Seeing Things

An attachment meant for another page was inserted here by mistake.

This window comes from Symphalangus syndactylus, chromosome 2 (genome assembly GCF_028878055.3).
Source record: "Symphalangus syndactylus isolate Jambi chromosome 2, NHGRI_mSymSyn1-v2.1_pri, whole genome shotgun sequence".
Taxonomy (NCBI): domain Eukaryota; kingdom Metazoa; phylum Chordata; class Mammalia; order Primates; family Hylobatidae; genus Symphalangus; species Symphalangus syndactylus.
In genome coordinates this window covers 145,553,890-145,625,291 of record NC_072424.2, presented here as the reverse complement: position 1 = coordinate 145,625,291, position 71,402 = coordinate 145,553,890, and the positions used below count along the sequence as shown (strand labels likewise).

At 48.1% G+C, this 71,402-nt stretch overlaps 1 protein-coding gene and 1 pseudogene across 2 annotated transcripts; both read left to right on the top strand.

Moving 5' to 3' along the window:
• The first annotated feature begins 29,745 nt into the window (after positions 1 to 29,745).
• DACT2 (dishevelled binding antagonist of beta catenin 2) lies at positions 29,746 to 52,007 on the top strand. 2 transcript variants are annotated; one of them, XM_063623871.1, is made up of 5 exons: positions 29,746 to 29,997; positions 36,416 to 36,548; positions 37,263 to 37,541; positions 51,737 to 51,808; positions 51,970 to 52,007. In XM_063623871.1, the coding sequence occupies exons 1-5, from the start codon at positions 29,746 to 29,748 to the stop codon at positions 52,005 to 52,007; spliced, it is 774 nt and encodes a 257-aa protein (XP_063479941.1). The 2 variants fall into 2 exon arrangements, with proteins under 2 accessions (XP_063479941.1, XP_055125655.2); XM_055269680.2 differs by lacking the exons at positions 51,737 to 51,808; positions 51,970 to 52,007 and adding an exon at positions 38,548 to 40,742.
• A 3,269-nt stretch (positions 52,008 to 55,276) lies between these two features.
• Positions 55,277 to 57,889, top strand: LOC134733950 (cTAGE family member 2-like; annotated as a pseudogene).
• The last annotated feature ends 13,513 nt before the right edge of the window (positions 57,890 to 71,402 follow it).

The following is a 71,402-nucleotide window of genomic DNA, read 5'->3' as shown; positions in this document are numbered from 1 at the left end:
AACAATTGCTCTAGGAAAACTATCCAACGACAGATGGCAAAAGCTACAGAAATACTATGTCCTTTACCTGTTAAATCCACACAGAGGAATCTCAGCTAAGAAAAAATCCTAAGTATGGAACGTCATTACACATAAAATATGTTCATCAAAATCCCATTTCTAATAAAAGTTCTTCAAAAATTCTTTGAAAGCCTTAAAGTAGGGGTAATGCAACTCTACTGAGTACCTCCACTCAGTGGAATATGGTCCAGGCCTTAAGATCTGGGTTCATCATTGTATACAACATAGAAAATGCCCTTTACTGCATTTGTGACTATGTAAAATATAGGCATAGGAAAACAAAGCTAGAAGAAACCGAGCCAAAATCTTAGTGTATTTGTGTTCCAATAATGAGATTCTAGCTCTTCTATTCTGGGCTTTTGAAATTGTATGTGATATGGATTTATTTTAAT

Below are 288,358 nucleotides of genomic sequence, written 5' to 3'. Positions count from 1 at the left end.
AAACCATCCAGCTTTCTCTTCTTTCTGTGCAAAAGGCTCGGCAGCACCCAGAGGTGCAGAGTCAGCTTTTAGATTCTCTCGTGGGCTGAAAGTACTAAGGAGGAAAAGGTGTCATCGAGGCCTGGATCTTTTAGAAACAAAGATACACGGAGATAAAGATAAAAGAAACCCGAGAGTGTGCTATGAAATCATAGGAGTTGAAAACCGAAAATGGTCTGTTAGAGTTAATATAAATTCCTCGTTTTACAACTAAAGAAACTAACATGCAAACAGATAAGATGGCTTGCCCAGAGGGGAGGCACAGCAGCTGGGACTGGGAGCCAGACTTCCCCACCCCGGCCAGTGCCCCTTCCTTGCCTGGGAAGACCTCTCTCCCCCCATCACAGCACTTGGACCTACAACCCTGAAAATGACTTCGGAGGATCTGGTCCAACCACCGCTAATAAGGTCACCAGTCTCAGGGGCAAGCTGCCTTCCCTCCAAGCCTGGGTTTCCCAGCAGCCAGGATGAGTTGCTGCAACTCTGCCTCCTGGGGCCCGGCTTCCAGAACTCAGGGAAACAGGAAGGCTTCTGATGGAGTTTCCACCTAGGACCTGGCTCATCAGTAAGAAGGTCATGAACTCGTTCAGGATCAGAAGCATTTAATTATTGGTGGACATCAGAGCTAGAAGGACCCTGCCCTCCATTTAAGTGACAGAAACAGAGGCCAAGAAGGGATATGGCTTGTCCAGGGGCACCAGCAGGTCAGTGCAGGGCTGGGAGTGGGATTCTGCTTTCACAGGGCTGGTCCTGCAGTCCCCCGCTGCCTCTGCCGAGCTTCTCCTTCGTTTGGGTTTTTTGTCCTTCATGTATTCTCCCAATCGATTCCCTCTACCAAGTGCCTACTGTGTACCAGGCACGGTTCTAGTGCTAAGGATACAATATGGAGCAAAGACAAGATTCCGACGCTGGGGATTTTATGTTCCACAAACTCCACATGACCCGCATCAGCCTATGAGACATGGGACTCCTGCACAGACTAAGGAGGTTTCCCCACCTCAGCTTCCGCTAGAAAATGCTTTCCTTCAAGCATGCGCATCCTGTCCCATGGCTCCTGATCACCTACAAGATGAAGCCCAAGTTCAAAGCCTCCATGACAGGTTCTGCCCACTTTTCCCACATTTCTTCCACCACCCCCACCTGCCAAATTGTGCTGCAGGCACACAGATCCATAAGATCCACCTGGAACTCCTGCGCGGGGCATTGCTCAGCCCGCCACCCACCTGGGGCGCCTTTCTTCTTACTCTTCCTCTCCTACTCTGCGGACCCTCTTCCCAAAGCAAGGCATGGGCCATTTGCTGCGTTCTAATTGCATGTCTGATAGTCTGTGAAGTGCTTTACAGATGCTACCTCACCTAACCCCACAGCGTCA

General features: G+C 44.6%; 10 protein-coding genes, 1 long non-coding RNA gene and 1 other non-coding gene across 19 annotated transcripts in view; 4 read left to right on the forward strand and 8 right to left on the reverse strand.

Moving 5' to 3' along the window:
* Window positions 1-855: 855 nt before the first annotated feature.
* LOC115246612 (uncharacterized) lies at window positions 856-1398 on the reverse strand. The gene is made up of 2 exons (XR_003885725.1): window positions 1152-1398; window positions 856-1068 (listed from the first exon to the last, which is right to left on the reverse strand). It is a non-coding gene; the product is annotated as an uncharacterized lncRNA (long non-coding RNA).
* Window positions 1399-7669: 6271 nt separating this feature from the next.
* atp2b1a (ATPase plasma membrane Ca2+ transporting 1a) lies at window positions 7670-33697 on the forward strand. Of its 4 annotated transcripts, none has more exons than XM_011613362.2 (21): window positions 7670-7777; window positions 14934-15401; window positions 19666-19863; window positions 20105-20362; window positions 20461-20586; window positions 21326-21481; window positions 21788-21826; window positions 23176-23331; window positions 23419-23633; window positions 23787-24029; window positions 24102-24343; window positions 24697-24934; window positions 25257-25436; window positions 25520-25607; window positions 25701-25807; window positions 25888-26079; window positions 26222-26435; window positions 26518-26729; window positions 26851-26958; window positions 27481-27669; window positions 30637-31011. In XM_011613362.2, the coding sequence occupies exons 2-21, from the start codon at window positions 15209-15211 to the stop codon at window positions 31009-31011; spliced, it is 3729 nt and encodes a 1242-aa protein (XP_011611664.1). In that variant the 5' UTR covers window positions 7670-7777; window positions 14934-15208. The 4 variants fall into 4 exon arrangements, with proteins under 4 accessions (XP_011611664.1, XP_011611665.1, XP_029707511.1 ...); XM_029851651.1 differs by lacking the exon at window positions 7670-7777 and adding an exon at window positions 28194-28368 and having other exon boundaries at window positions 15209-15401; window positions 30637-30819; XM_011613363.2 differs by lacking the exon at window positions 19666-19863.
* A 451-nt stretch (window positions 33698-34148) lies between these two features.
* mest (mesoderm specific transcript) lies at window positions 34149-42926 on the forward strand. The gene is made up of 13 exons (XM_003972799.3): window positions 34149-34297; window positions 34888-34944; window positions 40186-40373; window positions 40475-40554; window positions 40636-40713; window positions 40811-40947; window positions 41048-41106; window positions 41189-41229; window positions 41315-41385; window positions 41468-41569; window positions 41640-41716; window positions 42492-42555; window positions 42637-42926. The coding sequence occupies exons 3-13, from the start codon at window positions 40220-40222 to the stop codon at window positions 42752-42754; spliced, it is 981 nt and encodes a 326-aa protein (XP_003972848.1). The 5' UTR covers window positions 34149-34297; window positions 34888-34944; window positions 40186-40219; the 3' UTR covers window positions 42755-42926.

In 1999, the boys released a collection of new and previous studio recordings entitled Seeing Things, which was manufactured through DiscMakers and sold through The Orchard (as part of the DiscMakers package). The band performed a CD release gig at The Court Tavern, at which the boys wore 1970s house dresses and Wood played quarters with the audience. Gigs at Kenny’s Castaways in NYC and Maxwell’s in Hoboken followed, during which the band shaped new material for their next CD. (It is worth noting that the band, largely driven by the silliness of Wood and Snyder, has always been known [by those who know them] to be highly entertaining live. Before he contracted gout, Wood dove over bars or, if a wireless microphone was available, left the club completely and sang from the parking lot. Wood and Snyder took turns outdoing each other in terms of costume, which included the aforementioned house dresses, choir robes, devil outfits, dry-cleaning garment bags, and adult-size pajamas complete with unhinged drop-drawers. At one particular show at the Jersey shore, Wood lathered and shaved Snyder’s ass to the simultaneous delight and horror of the audience. Wood, ever literary, was fond of creating large signs for each show, which he would hold up for the audience to read; messages included “Give the Band the Finger,” “Guitar Player Needs Poon,” and “Think About Dancing.”) Wood took a turn at the heavy lifting at this point and did a mass mailing of the CD to independent labels; follow-up did not bear fruit, and CD sales were minimal (royalties totaled less than $100 over a decade) due to infrequent gigging. Piracy, however, brought the music to China, Japan, and Russia, as well as several non-approved sales outlets. The band enjoyed the hassle-free exposure, and didn’t mind the lack of cash, as each was now making more at their day jobs than they would at rock. They were also amused at the English-to-Japanese-to-English translations of their song titles, which bore no resemblance to the originals.